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In Session: 'Infrastructures' of Memory in Literature, Performance and Museums: Narrating Violence in Modern Japan and Taiwan
4: Narrative of Defeat -Examining the Yasukuni Shrine through the “Debate on the Historical Subject”-.
Wednesday, March 24, 2021
12:00pm – 1:30pm EDT
University of California, Los Angeles, United States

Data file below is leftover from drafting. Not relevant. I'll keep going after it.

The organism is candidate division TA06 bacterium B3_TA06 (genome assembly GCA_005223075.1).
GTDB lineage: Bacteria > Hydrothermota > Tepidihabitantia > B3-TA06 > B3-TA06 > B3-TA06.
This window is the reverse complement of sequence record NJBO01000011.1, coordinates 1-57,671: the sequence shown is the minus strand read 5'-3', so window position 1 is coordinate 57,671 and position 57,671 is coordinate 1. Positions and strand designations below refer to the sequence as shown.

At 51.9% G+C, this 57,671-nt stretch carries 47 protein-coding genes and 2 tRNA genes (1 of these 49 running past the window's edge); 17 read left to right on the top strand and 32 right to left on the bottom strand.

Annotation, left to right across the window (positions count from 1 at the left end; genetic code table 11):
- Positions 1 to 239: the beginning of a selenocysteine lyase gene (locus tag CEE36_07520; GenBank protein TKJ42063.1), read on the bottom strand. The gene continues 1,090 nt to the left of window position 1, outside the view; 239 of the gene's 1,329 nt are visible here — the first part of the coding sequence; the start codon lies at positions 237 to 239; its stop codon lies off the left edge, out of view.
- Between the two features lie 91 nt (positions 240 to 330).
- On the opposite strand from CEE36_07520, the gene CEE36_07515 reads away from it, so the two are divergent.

Michael Foucault referred to museums and cemeteries as sites of “heterotopia” in which a place is conceived not merely as the endpoint of a linearly progressing temporality but as linking back to different moments of the past, evoking memories of now lost or dead objects. Following his argument, this paper considers war museums as performing the same function as war cemeteries in the absence of dead bodies, and investigates how these museums produce, preserve, and communicate memories of war by presenting the disembodied “voices” of the dead through material objects. By focusing on the museum as a sensory regime in which vision dominates over other senses, I explore how the viewing of museum objects leads to the visitor’s experience of listening to the disembodied voices of the dead. Three major national war museums will be examined: Showa-kan, Shokei-kan, and Yushu-kan, respectively dealing with civilian lives, soldiers’ experiences, and the commemoration of their heroic sacrifices during the Second World War. I examine how the exhibited objects are labeled and described, whose voices are created, to whom the voices are addressed, how the objects are spatially arranged, and how the museums are geographically positioned within Tokyo. By looking at war museums as sites for producing memory rather than knowledge of the past, I demonstrate how these museums, despite their different thematic focuses, converge to frame Japan’s collective memory of the Second World War, in which the experience of defeat deeply informs the entangled relationship between victim and perpetrator within Japan’s national consciousness.